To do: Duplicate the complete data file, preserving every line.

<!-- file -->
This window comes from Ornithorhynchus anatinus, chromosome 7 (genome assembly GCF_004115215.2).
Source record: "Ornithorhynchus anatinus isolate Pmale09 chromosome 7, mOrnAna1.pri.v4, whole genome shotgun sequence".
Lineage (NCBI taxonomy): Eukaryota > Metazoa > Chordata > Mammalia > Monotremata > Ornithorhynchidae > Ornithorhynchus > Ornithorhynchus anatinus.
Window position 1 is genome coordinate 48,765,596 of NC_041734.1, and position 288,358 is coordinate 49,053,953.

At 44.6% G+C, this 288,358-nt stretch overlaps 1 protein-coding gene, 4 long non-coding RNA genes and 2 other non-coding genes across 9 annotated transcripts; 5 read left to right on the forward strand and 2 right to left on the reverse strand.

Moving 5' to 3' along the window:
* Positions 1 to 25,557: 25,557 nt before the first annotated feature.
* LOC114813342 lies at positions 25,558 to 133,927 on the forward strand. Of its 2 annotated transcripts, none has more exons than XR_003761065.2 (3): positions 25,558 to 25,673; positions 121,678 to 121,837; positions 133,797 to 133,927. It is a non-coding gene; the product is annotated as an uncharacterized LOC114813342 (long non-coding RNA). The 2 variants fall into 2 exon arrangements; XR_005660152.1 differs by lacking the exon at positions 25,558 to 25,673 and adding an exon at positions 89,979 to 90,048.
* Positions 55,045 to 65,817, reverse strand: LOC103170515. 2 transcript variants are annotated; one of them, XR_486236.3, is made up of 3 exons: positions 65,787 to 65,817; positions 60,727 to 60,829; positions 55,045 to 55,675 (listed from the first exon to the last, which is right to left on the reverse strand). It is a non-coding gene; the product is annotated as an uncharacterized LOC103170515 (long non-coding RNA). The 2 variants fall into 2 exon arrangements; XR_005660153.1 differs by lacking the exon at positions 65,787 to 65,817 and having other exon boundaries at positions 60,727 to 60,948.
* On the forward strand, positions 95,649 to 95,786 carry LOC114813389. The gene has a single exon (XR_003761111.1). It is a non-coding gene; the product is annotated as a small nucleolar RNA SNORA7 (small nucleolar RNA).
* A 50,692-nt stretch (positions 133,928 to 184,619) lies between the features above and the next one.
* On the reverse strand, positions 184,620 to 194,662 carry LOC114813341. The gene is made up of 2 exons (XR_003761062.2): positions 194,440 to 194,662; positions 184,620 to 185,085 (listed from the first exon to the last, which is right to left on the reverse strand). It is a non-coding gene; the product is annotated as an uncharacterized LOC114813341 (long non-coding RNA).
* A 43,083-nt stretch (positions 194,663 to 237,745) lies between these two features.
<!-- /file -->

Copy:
This window comes from Ornithorhynchus anatinus, chromosome 7 (genome assembly GCF_004115215.2).
Source record: "Ornithorhynchus anatinus isolate Pmale09 chromosome 7, mOrnAna1.pri.v4, whole genome shotgun sequence".
Lineage (NCBI taxonomy): Eukaryota > Metazoa > Chordata > Mammalia > Monotremata > Ornithorhynchidae > Ornithorhynchus > Ornithorhynchus anatinus.
Window position 1 is genome coordinate 48,765,596 of NC_041734.1, and position 288,358 is coordinate 49,053,953.

At 44.6% G+C, this 288,358-nt stretch overlaps 1 protein-coding gene, 4 long non-coding RNA genes and 2 other non-coding genes across 9 annotated transcripts; 5 read left to right on the forward strand and 2 right to left on the reverse strand.

Moving 5' to 3' along the window:
* Positions 1 to 25,557: 25,557 nt before the first annotated feature.
* LOC114813342 lies at positions 25,558 to 133,927 on the forward strand. Of its 2 annotated transcripts, none has more exons than XR_003761065.2 (3): positions 25,558 to 25,673; positions 121,678 to 121,837; positions 133,797 to 133,927. It is a non-coding gene; the product is annotated as an uncharacterized LOC114813342 (long non-coding RNA). The 2 variants fall into 2 exon arrangements; XR_005660152.1 differs by lacking the exon at positions 25,558 to 25,673 and adding an exon at positions 89,979 to 90,048.
* Positions 55,045 to 65,817, reverse strand: LOC103170515. 2 transcript variants are annotated; one of them, XR_486236.3, is made up of 3 exons: positions 65,787 to 65,817; positions 60,727 to 60,829; positions 55,045 to 55,675 (listed from the first exon to the last, which is right to left on the reverse strand). It is a non-coding gene; the product is annotated as an uncharacterized LOC103170515 (long non-coding RNA). The 2 variants fall into 2 exon arrangements; XR_005660153.1 differs by lacking the exon at positions 65,787 to 65,817 and having other exon boundaries at positions 60,727 to 60,948.
* On the forward strand, positions 95,649 to 95,786 carry LOC114813389. The gene has a single exon (XR_003761111.1). It is a non-coding gene; the product is annotated as a small nucleolar RNA SNORA7 (small nucleolar RNA).
* A 50,692-nt stretch (positions 133,928 to 184,619) lies between the features above and the next one.
* On the reverse strand, positions 184,620 to 194,662 carry LOC114813341. The gene is made up of 2 exons (XR_003761062.2): positions 194,440 to 194,662; positions 184,620 to 185,085 (listed from the first exon to the last, which is right to left on the reverse strand). It is a non-coding gene; the product is annotated as an uncharacterized LOC114813341 (long non-coding RNA).
* A 43,083-nt stretch (positions 194,663 to 237,745) lies between these two features.